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Africa set to feed Europe's green hydrogen hunger

As the shift towards a green hydrogen economy makes headlines around the world, Africa is fast entrenching its place as a significant supplier of the new energy resource.

From Egypt to Angola, Morocco to Djibouti, a growing wave of green hydrogen projects is spreading across the African continent.

According to a recent energy consultancy firm Rystad Energy report, Africa's electrolyser pipeline capacity has reached 114 gigawatts, spread across 52 projects.

Moreover, Eastern, Southern, Western and Central Africa now constitute over 60% of Africa's announced green hydrogen pipeline capacity - even though North African countries are far closer to the largest anticipated early markets in Europe.

According to Rajeev Pandey, a clean tech analyst, much of Africa offers near-perfect conditions for green hydrogen generation.

"Africa's unparalleled mineral reserves are critical for electrolyser production, and the region's fantastic renewable potential combined with Europe's prodigious production and energy targets will not alter energy flows, but create them anew," Pandey said. 

With an announced electrolyser pipeline of about 70GW, Mauritania leads the way in the sub-Saharan region, covering 50% of the total, followed by South Africa and Namibia. 

Even new players, like Djibouti, are jumping on the green hydrogen bandwagon. The country seeks to utilise its solar, wind, and geothermal resources to increase green hydrogen supplies.

It recently signed a landmark agreement with CWP to launch a 10GW renewable energy and green hydrogen facility in the country.

Similarly, Angola's 300MW green hydrogen project at Sonangol will export 280 000 tonnes per annum of green ammonia to Germany.

Globally, metal production processes like steelmaking are turning to green hydrogen to minimise their outsized carbon footprint. The entire production pipeline, including shipping, will need to transform to clean energy to meet European Union standards, with industrial giants like Mitsubishi already working to ensure their ships can run using a hydrogen derivative, ammonia, for fuel.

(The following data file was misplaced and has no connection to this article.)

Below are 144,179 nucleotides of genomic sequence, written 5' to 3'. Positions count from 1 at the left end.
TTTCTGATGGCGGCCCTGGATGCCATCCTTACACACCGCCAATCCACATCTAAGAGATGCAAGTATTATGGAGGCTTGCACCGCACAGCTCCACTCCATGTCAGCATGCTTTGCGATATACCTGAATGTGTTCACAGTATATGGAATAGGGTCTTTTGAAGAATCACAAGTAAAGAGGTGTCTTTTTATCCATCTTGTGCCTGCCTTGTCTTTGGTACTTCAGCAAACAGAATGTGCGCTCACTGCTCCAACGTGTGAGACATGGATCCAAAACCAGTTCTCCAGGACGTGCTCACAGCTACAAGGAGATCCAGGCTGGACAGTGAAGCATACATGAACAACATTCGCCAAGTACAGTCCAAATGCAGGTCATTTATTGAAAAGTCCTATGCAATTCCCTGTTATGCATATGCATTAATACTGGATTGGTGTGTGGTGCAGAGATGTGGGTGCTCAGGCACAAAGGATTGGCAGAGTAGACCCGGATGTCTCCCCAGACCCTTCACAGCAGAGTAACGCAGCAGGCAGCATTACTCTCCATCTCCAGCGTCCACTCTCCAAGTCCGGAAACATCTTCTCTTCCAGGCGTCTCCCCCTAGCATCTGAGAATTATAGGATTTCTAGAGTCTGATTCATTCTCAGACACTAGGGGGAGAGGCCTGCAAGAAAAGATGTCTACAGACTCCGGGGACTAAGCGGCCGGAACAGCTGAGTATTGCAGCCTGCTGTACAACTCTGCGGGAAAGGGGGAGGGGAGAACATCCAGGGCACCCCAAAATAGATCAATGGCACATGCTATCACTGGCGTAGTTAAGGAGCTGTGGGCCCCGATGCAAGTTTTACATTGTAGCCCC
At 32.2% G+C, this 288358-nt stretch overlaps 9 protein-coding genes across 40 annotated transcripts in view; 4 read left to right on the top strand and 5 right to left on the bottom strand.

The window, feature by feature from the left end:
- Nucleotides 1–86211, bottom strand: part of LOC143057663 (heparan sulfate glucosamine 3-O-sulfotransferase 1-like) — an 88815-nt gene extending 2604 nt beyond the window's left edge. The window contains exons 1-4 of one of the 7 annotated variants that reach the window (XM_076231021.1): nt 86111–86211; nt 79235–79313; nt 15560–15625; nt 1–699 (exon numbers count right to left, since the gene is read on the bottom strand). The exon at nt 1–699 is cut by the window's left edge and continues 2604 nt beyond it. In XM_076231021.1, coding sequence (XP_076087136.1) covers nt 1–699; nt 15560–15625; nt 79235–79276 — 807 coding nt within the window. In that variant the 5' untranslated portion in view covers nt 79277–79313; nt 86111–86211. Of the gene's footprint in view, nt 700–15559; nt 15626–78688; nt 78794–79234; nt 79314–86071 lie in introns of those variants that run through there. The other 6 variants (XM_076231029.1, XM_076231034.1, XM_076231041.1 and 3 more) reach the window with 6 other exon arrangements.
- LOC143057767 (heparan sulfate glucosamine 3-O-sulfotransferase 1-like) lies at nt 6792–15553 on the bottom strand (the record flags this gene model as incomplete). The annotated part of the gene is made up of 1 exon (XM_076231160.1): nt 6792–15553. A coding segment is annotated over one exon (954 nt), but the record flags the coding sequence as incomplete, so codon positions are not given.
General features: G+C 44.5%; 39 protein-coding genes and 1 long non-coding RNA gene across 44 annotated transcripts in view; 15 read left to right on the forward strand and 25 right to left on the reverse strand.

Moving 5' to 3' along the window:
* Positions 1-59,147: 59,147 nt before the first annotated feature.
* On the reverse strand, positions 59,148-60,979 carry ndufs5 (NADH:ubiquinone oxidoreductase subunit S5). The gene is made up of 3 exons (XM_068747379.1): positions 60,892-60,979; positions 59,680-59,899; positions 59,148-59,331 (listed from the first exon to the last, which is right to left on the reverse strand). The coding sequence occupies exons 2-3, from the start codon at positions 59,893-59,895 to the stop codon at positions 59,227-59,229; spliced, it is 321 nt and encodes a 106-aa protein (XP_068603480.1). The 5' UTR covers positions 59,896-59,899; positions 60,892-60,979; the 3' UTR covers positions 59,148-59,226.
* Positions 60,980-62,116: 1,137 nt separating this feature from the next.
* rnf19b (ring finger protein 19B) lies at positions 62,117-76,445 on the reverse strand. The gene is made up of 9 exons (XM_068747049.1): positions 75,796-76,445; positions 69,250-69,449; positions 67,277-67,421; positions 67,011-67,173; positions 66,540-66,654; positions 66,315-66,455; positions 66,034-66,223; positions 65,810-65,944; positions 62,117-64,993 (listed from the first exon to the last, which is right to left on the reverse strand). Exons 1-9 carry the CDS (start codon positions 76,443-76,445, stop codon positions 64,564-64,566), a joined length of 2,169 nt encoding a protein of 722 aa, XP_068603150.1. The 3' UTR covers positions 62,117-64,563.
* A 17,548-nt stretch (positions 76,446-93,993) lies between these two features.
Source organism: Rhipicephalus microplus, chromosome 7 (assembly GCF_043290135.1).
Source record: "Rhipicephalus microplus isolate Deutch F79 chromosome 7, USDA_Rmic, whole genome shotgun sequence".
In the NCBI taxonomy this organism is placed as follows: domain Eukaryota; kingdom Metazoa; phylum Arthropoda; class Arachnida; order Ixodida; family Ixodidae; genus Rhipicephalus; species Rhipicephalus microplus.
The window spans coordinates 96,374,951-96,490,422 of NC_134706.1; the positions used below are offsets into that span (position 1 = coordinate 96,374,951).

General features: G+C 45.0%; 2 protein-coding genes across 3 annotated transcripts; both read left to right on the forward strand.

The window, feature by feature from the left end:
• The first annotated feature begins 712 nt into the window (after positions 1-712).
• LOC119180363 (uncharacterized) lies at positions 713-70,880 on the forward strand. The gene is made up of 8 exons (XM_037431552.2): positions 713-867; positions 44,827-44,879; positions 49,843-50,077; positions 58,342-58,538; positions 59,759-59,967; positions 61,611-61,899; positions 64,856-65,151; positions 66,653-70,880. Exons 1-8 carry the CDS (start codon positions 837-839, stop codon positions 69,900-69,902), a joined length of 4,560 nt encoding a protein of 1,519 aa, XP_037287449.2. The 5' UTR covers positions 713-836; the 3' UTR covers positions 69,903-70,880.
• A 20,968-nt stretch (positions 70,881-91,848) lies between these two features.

Hydrogen production at scale will be reliant on green energy-driven electrolysers. To be highly efficient, these, in turn, are likely to rely reliant on platinum group metals. South Africa is sitting on about 90% of the world's global platinum group metal reserves.

Although sub-Saharan Africa has great potential, Egypt and Morocco in North Africa also possess unique advantages that make them promising green hydrogen-supplying hubs.

Egypt's geographical location makes it a good shipping point for distribution to Europe, Asia, and Africa, and its control of the Suez Canal gives the country a unique strategic position.

Egypt already has 21 hydrogen projects and is Africa's top hydrogen-producing country. In neighbouring Morocco, the Amun Project, being constructed close to Tan Tan City, will have an annual capacity of 900 000 tonnes – the largest hydrogen capacity from a single project in Africa to date.

With these pipeline projects, the authors of the Rystead Energy report estimate that Africa's green hydrogen production will hit 7.2 million tonnes by the end of 2035.

However, the challenge lies in financing these projects, with Africa's completed projects generating just about 13MW of the planned 114GW. 

Nevertheless, the financing opportunities for Africa are extensive, given Europe's keen interest in Africa as a supplier of green ammonia after Russia's botched supply route.

Germany alone seeks to import between 50% and 70% of hydrogen to feed its domestic demand by 2030.

According to Patrick Prestele, a South Africa-based consultant at Frost and Sullivan Africa, "clean hydrogen costs can fall faster than expected if scaled up with proper regulatory frameworks".

"The most substantial cost reductions are expected in locations with exceptionally high renewable potential," he noted 

Momentum is building.-fin24

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